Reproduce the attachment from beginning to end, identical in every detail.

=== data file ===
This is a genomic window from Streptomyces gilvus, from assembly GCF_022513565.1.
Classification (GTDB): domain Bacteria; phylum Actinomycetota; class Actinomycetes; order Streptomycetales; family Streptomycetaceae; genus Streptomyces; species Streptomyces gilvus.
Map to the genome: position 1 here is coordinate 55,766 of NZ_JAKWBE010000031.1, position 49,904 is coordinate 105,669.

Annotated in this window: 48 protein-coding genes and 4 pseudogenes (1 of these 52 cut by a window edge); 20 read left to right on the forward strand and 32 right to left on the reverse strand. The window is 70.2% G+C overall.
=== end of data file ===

This is a genomic window from Streptomyces gilvus, from assembly GCF_022513565.1.
Classification (GTDB): domain Bacteria; phylum Actinomycetota; class Actinomycetes; order Streptomycetales; family Streptomycetaceae; genus Streptomyces; species Streptomyces gilvus.
Map to the genome: position 1 here is coordinate 55,766 of NZ_JAKWBE010000031.1, position 49,904 is coordinate 105,669.

Annotated in this window: 48 protein-coding genes and 4 pseudogenes (1 of these 52 cut by a window edge); 20 read left to right on the forward strand and 32 right to left on the reverse strand. The window is 70.2% G+C overall.